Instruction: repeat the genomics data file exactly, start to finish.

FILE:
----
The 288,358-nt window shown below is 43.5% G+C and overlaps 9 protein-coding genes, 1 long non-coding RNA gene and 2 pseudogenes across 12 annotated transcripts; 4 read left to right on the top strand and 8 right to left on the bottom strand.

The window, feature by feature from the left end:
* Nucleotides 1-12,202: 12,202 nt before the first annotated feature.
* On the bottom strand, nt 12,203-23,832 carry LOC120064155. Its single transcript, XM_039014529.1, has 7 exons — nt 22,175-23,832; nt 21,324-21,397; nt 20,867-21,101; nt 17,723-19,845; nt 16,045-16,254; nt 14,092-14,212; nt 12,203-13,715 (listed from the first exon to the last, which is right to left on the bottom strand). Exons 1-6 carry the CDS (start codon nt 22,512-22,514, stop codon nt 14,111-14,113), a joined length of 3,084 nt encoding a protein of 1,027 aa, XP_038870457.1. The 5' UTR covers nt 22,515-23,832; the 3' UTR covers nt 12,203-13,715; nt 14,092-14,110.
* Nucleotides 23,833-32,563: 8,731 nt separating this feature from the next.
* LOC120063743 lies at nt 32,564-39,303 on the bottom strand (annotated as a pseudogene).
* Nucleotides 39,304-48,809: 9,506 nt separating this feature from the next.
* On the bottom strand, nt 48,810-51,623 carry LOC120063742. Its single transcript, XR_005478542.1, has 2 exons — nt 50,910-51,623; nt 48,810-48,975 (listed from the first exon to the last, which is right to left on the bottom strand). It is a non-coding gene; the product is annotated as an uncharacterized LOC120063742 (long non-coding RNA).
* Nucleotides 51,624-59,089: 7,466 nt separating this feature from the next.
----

The 288,358-nt window shown below is 43.5% G+C and overlaps 9 protein-coding genes, 1 long non-coding RNA gene and 2 pseudogenes across 12 annotated transcripts; 4 read left to right on the top strand and 8 right to left on the bottom strand.

The window, feature by feature from the left end:
* Nucleotides 1-12,202: 12,202 nt before the first annotated feature.
* On the bottom strand, nt 12,203-23,832 carry LOC120064155. Its single transcript, XM_039014529.1, has 7 exons — nt 22,175-23,832; nt 21,324-21,397; nt 20,867-21,101; nt 17,723-19,845; nt 16,045-16,254; nt 14,092-14,212; nt 12,203-13,715 (listed from the first exon to the last, which is right to left on the bottom strand). Exons 1-6 carry the CDS (start codon nt 22,512-22,514, stop codon nt 14,111-14,113), a joined length of 3,084 nt encoding a protein of 1,027 aa, XP_038870457.1. The 5' UTR covers nt 22,515-23,832; the 3' UTR covers nt 12,203-13,715; nt 14,092-14,110.
* Nucleotides 23,833-32,563: 8,731 nt separating this feature from the next.
* LOC120063743 lies at nt 32,564-39,303 on the bottom strand (annotated as a pseudogene).
* Nucleotides 39,304-48,809: 9,506 nt separating this feature from the next.
* On the bottom strand, nt 48,810-51,623 carry LOC120063742. Its single transcript, XR_005478542.1, has 2 exons — nt 50,910-51,623; nt 48,810-48,975 (listed from the first exon to the last, which is right to left on the bottom strand). It is a non-coding gene; the product is annotated as an uncharacterized LOC120063742 (long non-coding RNA).
* Nucleotides 51,624-59,089: 7,466 nt separating this feature from the next.